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Old November 10th, 2011, 01:02 AM   #11

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Originally Posted by Naomasa298 View Post
Fuji-san, not Fuji-yama.
fuji-san or fuji-yama what ever. 山 on-yomi サン kun-yomi やま both can be used.
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Old November 10th, 2011, 01:04 AM   #12

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fuji-san or fuji-yama what ever. 山 on-yomi サン kun-yomi やま both can be used.
No. Japanese people do not use the kunyomi in this case. Mount Fuji is always referred to as Fujisan, never Fujiyama.
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Old November 10th, 2011, 01:10 AM   #13

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Ahhh! 富士山. Those postcards were deceiving then!

(i will though keep that name in my memory -you know, childhood memories always persist)
ありがとうございます。

Not exactly. 富士 is an ateji, in the sense kanji character which has the equivalent sound of the word. When translated fuji , it means a wealthy respectable person.

another example of ateji

USA アメリカ(a-me-ri-ka) ateji 亜米利加 the kanji is chosen in such a way that is sound like amerika and each character gives different meaning.
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Old November 10th, 2011, 01:11 AM   #14
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What's the difference in the meaning? Why is kunyomi used in that case?
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Old November 10th, 2011, 01:14 AM   #15

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No. Japanese people do not use the kunyomi in this case. Mount Fuji is always referred to as Fujisan, never Fujiyama.
Did you find any other facts or piece of info about the original name of Japan ?
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Old November 10th, 2011, 01:17 AM   #16

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No. Japanese people do not use the kunyomi in this case. Mount Fuji is always referred to as Fujisan, never Fujiyama.

This is where the problem occur. The extensive use of on-yomi make the kun-yomi to get extinct and we can not establish relationship between the Japanese and the other language family.
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Old November 10th, 2011, 01:33 AM   #17

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What's the difference in the meaning? Why is kunyomi used in that case?
It's just one of the quirks of the language, there's no difference in meaning as such. Onyomi is used in some cases, and kunyomi in others. Generally, onyomi is used for words that originated in other languages, and Fuji may have been given its name during the classical period when the language of the court was Chinese, although that's just speculation on my part.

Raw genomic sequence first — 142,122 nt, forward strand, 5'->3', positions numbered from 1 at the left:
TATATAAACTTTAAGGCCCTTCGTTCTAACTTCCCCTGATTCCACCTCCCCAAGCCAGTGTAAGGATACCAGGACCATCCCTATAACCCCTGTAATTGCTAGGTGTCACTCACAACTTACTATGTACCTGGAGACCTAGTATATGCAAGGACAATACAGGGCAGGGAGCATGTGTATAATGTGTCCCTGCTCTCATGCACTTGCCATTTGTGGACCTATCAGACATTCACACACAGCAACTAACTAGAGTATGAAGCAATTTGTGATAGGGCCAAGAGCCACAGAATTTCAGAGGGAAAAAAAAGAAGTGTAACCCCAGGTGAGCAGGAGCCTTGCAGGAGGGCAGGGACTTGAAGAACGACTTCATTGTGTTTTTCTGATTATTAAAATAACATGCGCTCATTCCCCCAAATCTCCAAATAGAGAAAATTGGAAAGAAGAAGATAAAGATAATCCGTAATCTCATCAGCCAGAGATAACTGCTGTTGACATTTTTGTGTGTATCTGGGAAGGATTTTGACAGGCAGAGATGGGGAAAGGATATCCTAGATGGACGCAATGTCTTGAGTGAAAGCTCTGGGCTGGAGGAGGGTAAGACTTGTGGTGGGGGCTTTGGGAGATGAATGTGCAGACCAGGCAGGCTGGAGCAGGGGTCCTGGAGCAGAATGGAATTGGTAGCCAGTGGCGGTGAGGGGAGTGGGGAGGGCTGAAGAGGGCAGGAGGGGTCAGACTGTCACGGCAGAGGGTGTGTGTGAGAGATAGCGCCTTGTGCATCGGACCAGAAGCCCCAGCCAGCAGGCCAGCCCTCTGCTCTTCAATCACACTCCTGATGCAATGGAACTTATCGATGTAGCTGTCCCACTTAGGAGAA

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Old November 10th, 2011, 01:34 AM   #18

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This is where the problem occur. The extensive use of on-yomi make the kun-yomi to get extinct and we can not establish relationship between the Japanese and the other language family.
It simply depends on the word. I have never personally seen anything that suggests one is more prevalent than the other.
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Old November 10th, 2011, 01:39 AM   #19

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Did you find any other facts or piece of info about the original name of Japan ?
No, I didn't. As you didn't reply to my original post, I didn't think you were interested.
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Old November 10th, 2011, 02:02 AM   #20
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Originally Posted by Naomasa298 View Post
It's just one of the quirks of the language, there's no difference in meaning as such. Onyomi is used in some cases, and kunyomi in others. Generally, onyomi is used for words that originated in other languages, and Fuji may have been given its name during the classical period when the language of the court was Chinese, although that's just speculation on my part.
So it is just a reading/writing system and it does not affect meaning, if I got that right.

What about style? I mean, when both systems are possible, is there a style difference? Such as, say, polite style, familiarity, origins or whatever else?
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